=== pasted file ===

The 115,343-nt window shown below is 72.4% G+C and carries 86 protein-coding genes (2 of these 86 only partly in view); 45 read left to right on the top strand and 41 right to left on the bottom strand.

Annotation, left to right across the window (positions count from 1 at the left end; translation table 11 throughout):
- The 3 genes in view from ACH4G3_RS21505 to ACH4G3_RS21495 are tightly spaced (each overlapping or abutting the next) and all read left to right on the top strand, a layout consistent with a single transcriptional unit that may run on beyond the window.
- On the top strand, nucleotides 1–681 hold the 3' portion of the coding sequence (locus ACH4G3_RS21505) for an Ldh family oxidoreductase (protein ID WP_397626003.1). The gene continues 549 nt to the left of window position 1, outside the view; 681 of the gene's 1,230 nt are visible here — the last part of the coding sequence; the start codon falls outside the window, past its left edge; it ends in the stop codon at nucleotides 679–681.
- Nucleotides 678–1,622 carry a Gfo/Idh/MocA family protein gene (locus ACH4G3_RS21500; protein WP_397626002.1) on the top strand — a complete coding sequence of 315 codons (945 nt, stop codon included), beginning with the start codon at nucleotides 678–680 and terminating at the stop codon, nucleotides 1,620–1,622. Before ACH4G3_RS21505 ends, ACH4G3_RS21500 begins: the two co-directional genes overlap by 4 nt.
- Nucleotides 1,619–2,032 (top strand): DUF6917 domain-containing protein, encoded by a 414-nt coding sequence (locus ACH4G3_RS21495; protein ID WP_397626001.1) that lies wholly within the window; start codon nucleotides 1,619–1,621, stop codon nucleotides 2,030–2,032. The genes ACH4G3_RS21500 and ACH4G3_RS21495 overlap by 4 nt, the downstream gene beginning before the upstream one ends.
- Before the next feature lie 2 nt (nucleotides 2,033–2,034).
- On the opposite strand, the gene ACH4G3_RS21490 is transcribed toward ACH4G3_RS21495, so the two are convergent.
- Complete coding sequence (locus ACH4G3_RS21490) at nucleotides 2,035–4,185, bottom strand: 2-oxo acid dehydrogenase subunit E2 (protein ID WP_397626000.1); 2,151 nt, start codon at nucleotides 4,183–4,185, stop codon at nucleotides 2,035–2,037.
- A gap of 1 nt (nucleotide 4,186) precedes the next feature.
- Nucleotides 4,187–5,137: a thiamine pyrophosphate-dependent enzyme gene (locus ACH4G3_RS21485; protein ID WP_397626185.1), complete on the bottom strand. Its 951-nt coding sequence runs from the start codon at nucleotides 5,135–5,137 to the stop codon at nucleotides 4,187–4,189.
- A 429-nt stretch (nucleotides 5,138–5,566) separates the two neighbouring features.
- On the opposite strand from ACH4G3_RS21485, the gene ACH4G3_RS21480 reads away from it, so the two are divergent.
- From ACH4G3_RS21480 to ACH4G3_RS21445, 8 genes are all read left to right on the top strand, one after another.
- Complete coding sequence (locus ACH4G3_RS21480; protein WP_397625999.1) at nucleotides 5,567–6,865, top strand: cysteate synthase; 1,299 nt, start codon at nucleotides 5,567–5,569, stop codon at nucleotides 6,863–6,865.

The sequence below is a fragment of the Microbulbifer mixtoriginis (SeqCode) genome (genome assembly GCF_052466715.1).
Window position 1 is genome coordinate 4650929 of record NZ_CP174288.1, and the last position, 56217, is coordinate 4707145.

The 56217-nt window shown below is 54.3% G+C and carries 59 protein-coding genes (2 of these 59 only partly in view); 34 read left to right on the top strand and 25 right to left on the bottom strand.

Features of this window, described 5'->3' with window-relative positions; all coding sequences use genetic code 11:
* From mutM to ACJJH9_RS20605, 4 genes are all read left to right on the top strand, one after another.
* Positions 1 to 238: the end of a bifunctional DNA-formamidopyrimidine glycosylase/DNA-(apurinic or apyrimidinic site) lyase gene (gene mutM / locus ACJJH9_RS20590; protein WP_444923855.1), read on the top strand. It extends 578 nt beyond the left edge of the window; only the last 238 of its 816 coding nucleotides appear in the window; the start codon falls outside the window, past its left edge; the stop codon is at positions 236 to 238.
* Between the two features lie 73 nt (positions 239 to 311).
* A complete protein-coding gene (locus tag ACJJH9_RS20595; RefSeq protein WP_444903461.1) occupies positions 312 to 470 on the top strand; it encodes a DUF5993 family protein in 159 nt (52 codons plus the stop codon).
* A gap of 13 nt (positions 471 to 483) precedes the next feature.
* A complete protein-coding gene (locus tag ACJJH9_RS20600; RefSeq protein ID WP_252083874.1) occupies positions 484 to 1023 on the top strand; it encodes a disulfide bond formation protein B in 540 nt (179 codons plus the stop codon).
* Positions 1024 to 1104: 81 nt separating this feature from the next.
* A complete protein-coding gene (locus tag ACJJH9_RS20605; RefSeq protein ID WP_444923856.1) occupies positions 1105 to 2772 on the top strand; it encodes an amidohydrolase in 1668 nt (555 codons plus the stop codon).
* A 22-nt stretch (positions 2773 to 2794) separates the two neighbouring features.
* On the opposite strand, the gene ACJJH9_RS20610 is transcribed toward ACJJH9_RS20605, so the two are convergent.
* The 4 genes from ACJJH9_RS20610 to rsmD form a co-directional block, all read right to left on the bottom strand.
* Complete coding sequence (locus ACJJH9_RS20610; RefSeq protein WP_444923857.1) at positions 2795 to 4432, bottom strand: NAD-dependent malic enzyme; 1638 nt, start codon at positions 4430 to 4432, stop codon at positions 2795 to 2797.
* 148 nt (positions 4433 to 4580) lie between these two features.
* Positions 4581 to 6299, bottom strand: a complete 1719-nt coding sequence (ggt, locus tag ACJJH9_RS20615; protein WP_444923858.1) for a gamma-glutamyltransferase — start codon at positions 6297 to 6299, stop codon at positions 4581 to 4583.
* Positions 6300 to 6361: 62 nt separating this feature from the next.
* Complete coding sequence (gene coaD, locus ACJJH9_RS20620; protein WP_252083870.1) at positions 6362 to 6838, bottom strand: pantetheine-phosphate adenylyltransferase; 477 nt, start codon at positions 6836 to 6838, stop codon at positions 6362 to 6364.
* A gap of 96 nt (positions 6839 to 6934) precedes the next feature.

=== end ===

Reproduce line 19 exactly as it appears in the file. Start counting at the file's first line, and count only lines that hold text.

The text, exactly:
Features of this window, described 5'->3' with window-relative positions; all coding sequences use genetic code 11: